Fertility risk discussions in young patients diagnosed with colorectal cancer

A. Kumar, A. Merali, G.R. Pond, K. Zbuk

Abstract


Purpose

In 2006, the American Society of Clinical Oncology established guidelines on fertility preservation in cancer patients, but recent data suggest that the guidelines are not widely followed. To identify the frequency of fertility discussions and the characteristics that influence the rate of discussion, we performed a retrospective chart review for patients less than 40 years of age with newly diagnosed colorectal cancer (CRC).

Methods

Charts of patients aged 18–40 years with newly diagnosed CRC presenting to the Juravinski Cancer Centre from 2000 to 2009 were reviewed for documentation of discussions regarding fertility risks with treatment and reproductive options available. The influences of sex, age, year of diagnosis, stage of cancer, and type of treatment on the frequency of discussions were explored.

Results

The review located 59 patients (mean age: 35 years) who met the criteria for inclusion. A fertility discussion was documented in 20 of those patients [33.9%; 95% confidence interval (CI): 22.1% to 47.4%]. In the multivariate analysis, the odds of fertility being addressed was higher for patients receiving radiation [odds ratio (OR): 9.31; 95% CI: 2.49 to 34.77, p < 0.001) and lower by age (OR: 0.86; 95% CI: 0.74 to 0.99; p = 0.040). Of patients less than 35 years of age undergoing radiation treatment, 85% had a documented fertility discussion. We observed no significant difference in the frequency of discussions after 2006, when the American Society of Clinical Oncology guidelines were published (31.4% for 2000–2006 vs. 37.5% for 2007–2009, p = 0.63).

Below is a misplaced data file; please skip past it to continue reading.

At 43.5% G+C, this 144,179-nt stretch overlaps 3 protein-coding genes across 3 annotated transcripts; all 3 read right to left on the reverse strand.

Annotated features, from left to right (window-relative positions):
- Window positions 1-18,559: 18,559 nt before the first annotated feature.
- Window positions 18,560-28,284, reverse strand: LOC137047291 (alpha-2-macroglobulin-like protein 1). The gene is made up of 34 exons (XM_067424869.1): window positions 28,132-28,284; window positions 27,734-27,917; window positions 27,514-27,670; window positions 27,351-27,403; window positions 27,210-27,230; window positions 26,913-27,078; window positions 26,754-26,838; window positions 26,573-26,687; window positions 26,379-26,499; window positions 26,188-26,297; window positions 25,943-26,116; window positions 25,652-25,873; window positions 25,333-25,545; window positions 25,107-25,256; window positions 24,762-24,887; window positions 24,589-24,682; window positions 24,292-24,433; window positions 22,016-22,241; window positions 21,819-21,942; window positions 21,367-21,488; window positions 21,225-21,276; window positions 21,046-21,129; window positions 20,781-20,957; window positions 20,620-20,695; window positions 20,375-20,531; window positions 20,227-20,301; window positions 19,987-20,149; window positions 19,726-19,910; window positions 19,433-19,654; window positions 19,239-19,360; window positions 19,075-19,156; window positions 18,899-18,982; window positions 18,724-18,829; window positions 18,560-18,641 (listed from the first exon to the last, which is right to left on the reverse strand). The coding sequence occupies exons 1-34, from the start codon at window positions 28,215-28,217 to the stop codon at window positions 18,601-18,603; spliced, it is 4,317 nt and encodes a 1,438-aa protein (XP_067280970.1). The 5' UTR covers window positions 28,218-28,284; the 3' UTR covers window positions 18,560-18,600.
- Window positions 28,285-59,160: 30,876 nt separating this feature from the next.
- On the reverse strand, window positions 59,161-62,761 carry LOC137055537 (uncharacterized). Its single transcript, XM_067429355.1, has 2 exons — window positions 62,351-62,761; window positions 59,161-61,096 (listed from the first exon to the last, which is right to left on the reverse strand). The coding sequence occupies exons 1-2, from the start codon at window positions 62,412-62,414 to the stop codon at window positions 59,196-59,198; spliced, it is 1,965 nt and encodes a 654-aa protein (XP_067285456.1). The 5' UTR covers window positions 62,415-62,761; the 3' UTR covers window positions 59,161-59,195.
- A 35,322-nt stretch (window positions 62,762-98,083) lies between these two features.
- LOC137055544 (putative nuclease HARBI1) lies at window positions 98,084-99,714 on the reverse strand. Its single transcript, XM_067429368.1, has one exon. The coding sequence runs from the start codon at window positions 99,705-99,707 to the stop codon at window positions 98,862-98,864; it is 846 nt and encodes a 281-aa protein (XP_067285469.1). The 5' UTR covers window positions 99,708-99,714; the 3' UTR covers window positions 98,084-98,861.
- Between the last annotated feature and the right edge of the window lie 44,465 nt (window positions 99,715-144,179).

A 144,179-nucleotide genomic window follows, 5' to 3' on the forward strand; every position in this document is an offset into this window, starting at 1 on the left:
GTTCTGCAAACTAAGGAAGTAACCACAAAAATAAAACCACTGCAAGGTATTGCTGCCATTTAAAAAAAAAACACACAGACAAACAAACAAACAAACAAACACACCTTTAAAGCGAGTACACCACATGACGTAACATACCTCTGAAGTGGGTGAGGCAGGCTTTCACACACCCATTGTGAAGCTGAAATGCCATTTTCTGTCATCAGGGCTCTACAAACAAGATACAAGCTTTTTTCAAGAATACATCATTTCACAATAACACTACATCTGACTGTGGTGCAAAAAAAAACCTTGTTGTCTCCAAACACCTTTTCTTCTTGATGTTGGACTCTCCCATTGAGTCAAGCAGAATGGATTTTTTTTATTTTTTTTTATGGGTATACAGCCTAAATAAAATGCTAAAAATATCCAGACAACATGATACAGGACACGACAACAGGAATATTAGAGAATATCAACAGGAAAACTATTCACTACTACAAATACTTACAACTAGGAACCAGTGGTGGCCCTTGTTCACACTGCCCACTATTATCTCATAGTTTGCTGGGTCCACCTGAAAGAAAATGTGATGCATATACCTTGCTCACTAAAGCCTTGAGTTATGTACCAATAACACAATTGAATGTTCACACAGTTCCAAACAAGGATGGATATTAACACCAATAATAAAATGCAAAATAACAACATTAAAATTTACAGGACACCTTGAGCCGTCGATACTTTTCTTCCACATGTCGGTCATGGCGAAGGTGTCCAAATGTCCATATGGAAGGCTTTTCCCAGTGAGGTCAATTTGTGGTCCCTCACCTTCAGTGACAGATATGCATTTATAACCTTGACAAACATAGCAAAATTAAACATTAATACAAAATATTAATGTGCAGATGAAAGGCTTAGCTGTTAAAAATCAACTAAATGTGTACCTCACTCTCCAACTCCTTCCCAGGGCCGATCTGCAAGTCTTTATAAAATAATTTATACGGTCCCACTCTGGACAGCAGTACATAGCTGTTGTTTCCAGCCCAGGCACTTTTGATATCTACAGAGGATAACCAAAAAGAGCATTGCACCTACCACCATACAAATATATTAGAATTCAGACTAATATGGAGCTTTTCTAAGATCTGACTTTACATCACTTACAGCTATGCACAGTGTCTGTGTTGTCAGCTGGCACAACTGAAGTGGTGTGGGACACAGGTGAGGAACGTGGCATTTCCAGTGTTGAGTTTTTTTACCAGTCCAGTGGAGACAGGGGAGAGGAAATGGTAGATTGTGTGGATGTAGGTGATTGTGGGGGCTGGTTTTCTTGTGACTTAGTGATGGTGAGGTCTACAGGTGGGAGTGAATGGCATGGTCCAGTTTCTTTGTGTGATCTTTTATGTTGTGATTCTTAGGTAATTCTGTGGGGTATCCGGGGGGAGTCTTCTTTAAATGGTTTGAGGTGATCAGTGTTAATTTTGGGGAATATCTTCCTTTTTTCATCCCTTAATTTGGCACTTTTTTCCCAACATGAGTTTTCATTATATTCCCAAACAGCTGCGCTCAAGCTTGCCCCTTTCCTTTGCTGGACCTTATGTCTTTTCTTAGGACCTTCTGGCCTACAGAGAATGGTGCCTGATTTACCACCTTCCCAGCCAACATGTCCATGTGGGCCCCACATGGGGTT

Conclusions

Discussions about fertility risks associated with CRC treatment occur infrequently among young adults with newly diagnosed CRC. However, discussions occur more frequently in younger patients and in those undergoing radiation. Further investigations assessing barriers and physician attitudes to fertility risk discussion and reproductive options are planned.


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DOI: http://dx.doi.org/10.3747/co.19.942






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